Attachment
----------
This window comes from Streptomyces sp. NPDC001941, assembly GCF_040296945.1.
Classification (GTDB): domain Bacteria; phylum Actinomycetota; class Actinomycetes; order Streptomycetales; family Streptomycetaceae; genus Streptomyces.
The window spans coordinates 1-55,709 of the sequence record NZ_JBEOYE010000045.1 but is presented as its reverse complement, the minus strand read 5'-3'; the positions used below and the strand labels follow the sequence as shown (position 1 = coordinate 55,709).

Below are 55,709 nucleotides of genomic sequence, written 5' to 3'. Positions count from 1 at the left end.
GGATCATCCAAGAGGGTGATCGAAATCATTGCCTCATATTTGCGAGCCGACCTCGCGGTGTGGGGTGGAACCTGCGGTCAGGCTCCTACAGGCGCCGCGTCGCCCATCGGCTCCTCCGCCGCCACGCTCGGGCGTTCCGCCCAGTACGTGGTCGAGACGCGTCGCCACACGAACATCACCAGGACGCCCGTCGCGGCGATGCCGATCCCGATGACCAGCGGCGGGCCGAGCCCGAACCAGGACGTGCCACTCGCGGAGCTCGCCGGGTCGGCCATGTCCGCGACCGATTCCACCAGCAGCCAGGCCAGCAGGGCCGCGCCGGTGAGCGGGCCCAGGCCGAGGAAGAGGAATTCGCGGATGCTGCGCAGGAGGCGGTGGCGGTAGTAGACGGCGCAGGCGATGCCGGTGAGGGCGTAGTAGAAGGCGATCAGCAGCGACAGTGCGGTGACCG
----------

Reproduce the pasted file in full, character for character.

This window comes from Streptomyces sp. NPDC001941, assembly GCF_040296945.1.
Classification (GTDB): domain Bacteria; phylum Actinomycetota; class Actinomycetes; order Streptomycetales; family Streptomycetaceae; genus Streptomyces.
The window spans coordinates 1-55,709 of the sequence record NZ_JBEOYE010000045.1 but is presented as its reverse complement, the minus strand read 5'-3'; the positions used below and the strand labels follow the sequence as shown (position 1 = coordinate 55,709).

Below are 55,709 nucleotides of genomic sequence, written 5' to 3'. Positions count from 1 at the left end.
GGATCATCCAAGAGGGTGATCGAAATCATTGCCTCATATTTGCGAGCCGACCTCGCGGTGTGGGGTGGAACCTGCGGTCAGGCTCCTACAGGCGCCGCGTCGCCCATCGGCTCCTCCGCCGCCACGCTCGGGCGTTCCGCCCAGTACGTGGTCGAGACGCGTCGCCACACGAACATCACCAGGACGCCCGTCGCGGCGATGCCGATCCCGATGACCAGCGGCGGGCCGAGCCCGAACCAGGACGTGCCACTCGCGGAGCTCGCCGGGTCGGCCATGTCCGCGACCGATTCCACCAGCAGCCAGGCCAGCAGGGCCGCGCCGGTGAGCGGGCCCAGGCCGAGGAAGAGGAATTCGCGGATGCTGCGCAGGAGGCGGTGGCGGTAGTAGACGGCGCAGGCGATGCCGGTGAGGGCGTAGTAGAAGGCGATCAGCAGCGACAGTGCGGTGACCG